But as we look back almost a decade, what do we have in classroom technology? And what should we do next?

Well, what we have is a lot of teachers equipped with the ability to present content with their laptops.  We have content available in many places.  And we have a majority of teachers who have expertise in one area: using an interactive whiteboard as an overhead projector.

Coming from a district of over 70,000, I have seen numerous elementary classrooms where teachers teach with their laptops.  While there are certainly some gems among the rocks, most teachers I observe use slideshows they download from the web or those created by central office instructional personnel.  While this is a vast improvement over 2001 and overhead transparencies, it’s not the most effective use of the technology. In fact, one could argue downloading these ready-made materials has made teachers less involved in the cognitive planning of their instruction.  (I can’t tell you how many times I heard a teacher saying, “Oops, wasn’t expecting that, ha, ha” when an unanticipated slide pops up.)

What do we do to address this, to enhance the instructional experience for our students, to tap into their world of smart phones and iPads?  What we didn’t do in the last decade!
Train the teachers in the right tools.  I’m sorry, but SmartBoard is not it.

All teachers should be trained in and evaluated on their use of technology to teach.  Just projecting images with an interactive whiteboard or throwing up a presentation they didn’t create should not be deemed proficient.  Instead, we should see a movement towards these basic skills:

  1. Creating and manipulating graphical objects.
  2. Creating and manipulating text boxes.
  3. Using animation, especially the path animation in PowerPoint.
  4. Creating hyperlinks from PowerPoint to websites that support the learning.
  5. Accessing/inserting pictures and video into lesson materials.

Why these five?  Because if you are fluent in them, you can create almost any type of presentation. These five skills would give teachers a cornucopia of strategies that would grab student attention and make content more understandable.  Imagine the difference between reading a core selection with your class while linking in and out of websites connected to the subject.  Imagine creating live moving animations to stimulate student thinking about mundane number sense concepts.  Becoming proficient in these tools should be spelled out in the credentialing process more exactly, and should be the focus point for professional development it should have been back when all that equipment was purchased.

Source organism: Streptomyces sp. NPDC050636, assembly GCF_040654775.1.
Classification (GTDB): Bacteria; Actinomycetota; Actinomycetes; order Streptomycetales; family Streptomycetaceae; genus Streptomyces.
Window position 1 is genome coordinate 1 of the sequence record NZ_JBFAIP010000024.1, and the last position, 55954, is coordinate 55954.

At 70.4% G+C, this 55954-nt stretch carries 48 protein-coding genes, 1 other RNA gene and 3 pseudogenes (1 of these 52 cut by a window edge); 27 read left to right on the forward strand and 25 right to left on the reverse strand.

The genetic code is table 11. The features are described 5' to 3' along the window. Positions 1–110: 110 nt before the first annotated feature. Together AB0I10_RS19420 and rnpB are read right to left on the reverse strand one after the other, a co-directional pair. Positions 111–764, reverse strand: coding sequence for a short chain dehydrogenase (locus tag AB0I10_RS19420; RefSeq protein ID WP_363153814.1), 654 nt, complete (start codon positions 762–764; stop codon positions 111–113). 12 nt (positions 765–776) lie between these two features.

What we don’t know will hurt us.

Posted by Jack Jarvis on January 3, 2011

hhos    i wasn’t rofl

Next time you read a 6th grader’s written assignment, don’t be surprised if you see unfamiliar acronyms popping up and a lack of proper grammar and basic punctuation.  The student may simply be stuck in “texting mode.”  Examples: hhos (Ha Ha only serious, as in “funny with an element of truth”) and rofl (rolling on the floor laughing).

We recently observed this incursion of text messaging shorthand into Standard English when students in our advanced computer group switched to the web-based version of their Holt Social Studies textbooks.  In reviewing  online assignments completed by these  students, I was shocked to see what appeared to be bone-headed errors in their written responses to social studies questions: first words of sentences lacking capitalization, ends of sentences missing periods, proper nouns without capitals.  Yet, these kids were proficient or above on last year’s CST.  What was going on?

The answer? These students are avid texters. They live to text. They don’t talk on the phone; they text. They don’t email; they text.  And the practice is now permeating their school writing—brb, culatr, omg, lol.  Not a capital to be found.  Abbreviations abound.  It would be safe to bet that time they spend texting and reading text messages surpasses the time they read and write in school.

We may be unwittingly aggravating the situation.  For awhile now, I’ve noticed teachers inadvertently limiting their students’ reading time by doing most of it for them.  At my site, we recently argued about how much reading a 6th grade teacher should do for the students.  In order to settle the argument, we asked those same proficient students what they thought. Their response? Yes, they can read the text themselves. Yes, the teacher “does it a lot,” said one student,  “and it takes a lot of time. ” “They should let us do it,” her classmate added.

We discovered another interesting fact in working with this bright group. When the students created PowerPoint presentations to summarize what they’d read in their online textbook, the same errors did not exist.  I asked a group of four students to explain.  Their reply? “We may have to present this to other kids and they’ll think we’re dumb.” Aha! A ray of hope.

The staff and I  certainly learned some useful lessons:

  • These kids actually want to read more on their own.
  • They text more than they read or write in school.
  • They sometimes slip into texting habits, but they’ll use better English when they know their work may be seen by a wider audience.

But perhaps the most important lesson we learned was the value of talking to them about their own learning more frequently.   As educators, what we don’t know about our students will hurt us!